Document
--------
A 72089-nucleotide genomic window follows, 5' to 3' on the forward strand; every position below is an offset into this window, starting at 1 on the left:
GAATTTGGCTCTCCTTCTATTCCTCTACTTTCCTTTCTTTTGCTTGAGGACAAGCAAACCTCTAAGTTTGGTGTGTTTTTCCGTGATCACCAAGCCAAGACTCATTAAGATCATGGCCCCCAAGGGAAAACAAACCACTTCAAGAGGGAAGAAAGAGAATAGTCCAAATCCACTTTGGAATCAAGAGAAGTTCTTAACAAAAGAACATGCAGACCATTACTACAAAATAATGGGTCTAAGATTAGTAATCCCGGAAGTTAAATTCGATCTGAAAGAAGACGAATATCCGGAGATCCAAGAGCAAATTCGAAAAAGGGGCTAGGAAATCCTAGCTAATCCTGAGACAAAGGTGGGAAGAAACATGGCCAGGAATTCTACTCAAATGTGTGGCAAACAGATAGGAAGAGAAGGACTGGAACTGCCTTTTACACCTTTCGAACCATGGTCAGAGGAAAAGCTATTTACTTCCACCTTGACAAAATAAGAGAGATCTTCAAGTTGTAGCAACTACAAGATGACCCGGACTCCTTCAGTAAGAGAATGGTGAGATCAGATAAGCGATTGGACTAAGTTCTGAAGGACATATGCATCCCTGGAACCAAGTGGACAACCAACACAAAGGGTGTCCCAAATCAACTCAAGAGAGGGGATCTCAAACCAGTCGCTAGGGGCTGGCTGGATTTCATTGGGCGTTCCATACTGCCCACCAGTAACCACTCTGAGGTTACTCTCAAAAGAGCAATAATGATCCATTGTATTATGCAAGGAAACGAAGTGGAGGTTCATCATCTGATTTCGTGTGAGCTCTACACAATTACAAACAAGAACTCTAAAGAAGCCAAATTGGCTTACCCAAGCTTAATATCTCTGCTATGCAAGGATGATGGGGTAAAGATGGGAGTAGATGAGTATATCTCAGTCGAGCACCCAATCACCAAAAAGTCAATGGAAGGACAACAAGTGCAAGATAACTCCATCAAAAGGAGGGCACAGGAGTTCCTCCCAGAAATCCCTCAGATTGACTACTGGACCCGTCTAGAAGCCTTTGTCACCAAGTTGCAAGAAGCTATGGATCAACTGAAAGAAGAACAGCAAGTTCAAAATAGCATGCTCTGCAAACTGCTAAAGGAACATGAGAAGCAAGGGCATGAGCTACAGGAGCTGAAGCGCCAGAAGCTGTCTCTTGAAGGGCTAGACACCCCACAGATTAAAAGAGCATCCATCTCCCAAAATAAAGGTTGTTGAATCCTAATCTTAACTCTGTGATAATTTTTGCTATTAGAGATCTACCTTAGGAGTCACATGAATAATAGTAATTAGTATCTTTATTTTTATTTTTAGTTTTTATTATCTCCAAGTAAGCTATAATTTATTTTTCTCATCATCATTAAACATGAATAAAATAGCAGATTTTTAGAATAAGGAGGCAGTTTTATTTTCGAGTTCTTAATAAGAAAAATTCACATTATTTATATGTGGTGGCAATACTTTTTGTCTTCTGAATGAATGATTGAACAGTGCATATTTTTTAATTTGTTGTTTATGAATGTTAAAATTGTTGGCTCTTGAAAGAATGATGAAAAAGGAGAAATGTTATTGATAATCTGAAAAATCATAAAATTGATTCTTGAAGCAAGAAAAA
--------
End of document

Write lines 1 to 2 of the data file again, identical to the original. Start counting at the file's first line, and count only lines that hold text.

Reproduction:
A 72089-nucleotide genomic window follows, 5' to 3' on the forward strand; every position below is an offset into this window, starting at 1 on the left:
GAATTTGGCTCTCCTTCTATTCCTCTACTTTCCTTTCTTTTGCTTGAGGACAAGCAAACCTCTAAGTTTGGTGTGTTTTTCCGTGATCACCAAGCCAAGACTCATTAAGATCATGGCCCCCAAGGGAAAACAAACCACTTCAAGAGGGAAGAAAGAGAATAGTCCAAATCCACTTTGGAATCAAGAGAAGTTCTTAACAAAAGAACATGCAGACCATTACTACAAAATAATGGGTCTAAGATTAGTAATCCCGGAAGTTAAATTCGATCTGAAAGAAGACGAATATCCGGAGATCCAAGAGCAAATTCGAAAAAGGGGCTAGGAAATCCTAGCTAATCCTGAGACAAAGGTGGGAAGAAACATGGCCAGGAATTCTACTCAAATGTGTGGCAAACAGATAGGAAGAGAAGGACTGGAACTGCCTTTTACACCTTTCGAACCATGGTCAGAGGAAAAGCTATTTACTTCCACCTTGACAAAATAAGAGAGATCTTCAAGTTGTAGCAACTACAAGATGACCCGGACTCCTTCAGTAAGAGAATGGTGAGATCAGATAAGCGATTGGACTAAGTTCTGAAGGACATATGCATCCCTGGAACCAAGTGGACAACCAACACAAAGGGTGTCCCAAATCAACTCAAGAGAGGGGATCTCAAACCAGTCGCTAGGGGCTGGCTGGATTTCATTGGGCGTTCCATACTGCCCACCAGTAACCACTCTGAGGTTACTCTCAAAAGAGCAATAATGATCCATTGTATTATGCAAGGAAACGAAGTGGAGGTTCATCATCTGATTTCGTGTGAGCTCTACACAATTACAAACAAGAACTCTAAAGAAGCCAAATTGGCTTACCCAAGCTTAATATCTCTGCTATGCAAGGATGATGGGGTAAAGATGGGAGTAGATGAGTATATCTCAGTCGAGCACCCAATCACCAAAAAGTCAATGGAAGGACAACAAGTGCAAGATAACTCCATCAAAAGGAGGGCACAGGAGTTCCTCCCAGAAATCCCTCAGATTGACTACTGGACCCGTCTAGAAGCCTTTGTCACCAAGTTGCAAGAAGCTATGGATCAACTGAAAGAAGAACAGCAAGTTCAAAATAGCATGCTCTGCAAACTGCTAAAGGAACATGAGAAGCAAGGGCATGAGCTACAGGAGCTGAAGCGCCAGAAGCTGTCTCTTGAAGGGCTAGACACCCCACAGATTAAAAGAGCATCCATCTCCCAAAATAAAGGTTGTTGAATCCTAATCTTAACTCTGTGATAATTTTTGCTATTAGAGATCTACCTTAGGAGTCACATGAATAATAGTAATTAGTATCTTTATTTTTATTTTTAGTTTTTATTATCTCCAAGTAAGCTATAATTTATTTTTCTCATCATCATTAAACATGAATAAAATAGCAGATTTTTAGAATAAGGAGGCAGTTTTATTTTCGAGTTCTTAATAAGAAAAATTCACATTATTTATATGTGGTGGCAATACTTTTTGTCTTCTGAATGAATGATTGAACAGTGCATATTTTTTAATTTGTTGTTTATGAATGTTAAAATTGTTGGCTCTTGAAAGAATGATGAAAAAGGAGAAATGTTATTGATAATCTGAAAAATCATAAAATTGATTCTTGAAGCAAGAAAAA